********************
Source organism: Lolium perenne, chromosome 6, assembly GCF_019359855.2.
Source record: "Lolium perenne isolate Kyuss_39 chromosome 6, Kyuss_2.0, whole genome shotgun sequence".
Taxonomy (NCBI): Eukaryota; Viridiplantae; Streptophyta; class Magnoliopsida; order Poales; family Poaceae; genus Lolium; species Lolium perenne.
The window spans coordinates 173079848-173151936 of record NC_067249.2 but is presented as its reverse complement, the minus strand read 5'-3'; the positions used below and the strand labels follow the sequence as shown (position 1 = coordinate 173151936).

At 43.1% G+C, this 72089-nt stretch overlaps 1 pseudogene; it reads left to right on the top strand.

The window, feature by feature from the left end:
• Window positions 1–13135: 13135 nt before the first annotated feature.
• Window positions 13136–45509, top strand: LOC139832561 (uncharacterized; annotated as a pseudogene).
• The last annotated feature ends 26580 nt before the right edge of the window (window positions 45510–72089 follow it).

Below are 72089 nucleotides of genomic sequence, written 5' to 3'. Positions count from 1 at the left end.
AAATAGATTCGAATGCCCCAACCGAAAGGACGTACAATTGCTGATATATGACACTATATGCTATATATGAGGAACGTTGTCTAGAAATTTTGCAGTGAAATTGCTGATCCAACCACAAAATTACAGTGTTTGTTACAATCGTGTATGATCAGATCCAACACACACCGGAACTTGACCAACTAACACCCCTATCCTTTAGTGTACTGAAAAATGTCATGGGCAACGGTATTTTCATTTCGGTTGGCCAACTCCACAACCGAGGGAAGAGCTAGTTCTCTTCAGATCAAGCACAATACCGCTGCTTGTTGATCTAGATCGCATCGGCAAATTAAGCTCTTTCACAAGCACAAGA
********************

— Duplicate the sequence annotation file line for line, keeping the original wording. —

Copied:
Source organism: Lolium perenne, chromosome 6, assembly GCF_019359855.2.
Source record: "Lolium perenne isolate Kyuss_39 chromosome 6, Kyuss_2.0, whole genome shotgun sequence".
Taxonomy (NCBI): Eukaryota; Viridiplantae; Streptophyta; class Magnoliopsida; order Poales; family Poaceae; genus Lolium; species Lolium perenne.
The window spans coordinates 173079848-173151936 of record NC_067249.2 but is presented as its reverse complement, the minus strand read 5'-3'; the positions used below and the strand labels follow the sequence as shown (position 1 = coordinate 173151936).

At 43.1% G+C, this 72089-nt stretch overlaps 1 pseudogene; it reads left to right on the top strand.

The window, feature by feature from the left end:
• Window positions 1–13135: 13135 nt before the first annotated feature.
• Window positions 13136–45509, top strand: LOC139832561 (uncharacterized; annotated as a pseudogene).
• The last annotated feature ends 26580 nt before the right edge of the window (window positions 45510–72089 follow it).

Below are 72089 nucleotides of genomic sequence, written 5' to 3'. Positions count from 1 at the left end.
AAATAGATTCGAATGCCCCAACCGAAAGGACGTACAATTGCTGATATATGACACTATATGCTATATATGAGGAACGTTGTCTAGAAATTTTGCAGTGAAATTGCTGATCCAACCACAAAATTACAGTGTTTGTTACAATCGTGTATGATCAGATCCAACACACACCGGAACTTGACCAACTAACACCCCTATCCTTTAGTGTACTGAAAAATGTCATGGGCAACGGTATTTTCATTTCGGTTGGCCAACTCCACAACCGAGGGAAGAGCTAGTTCTCTTCAGATCAAGCACAATACCGCTGCTTGTTGATCTAGATCGCATCGGCAAATTAAGCTCTTTCACAAGCACAAGA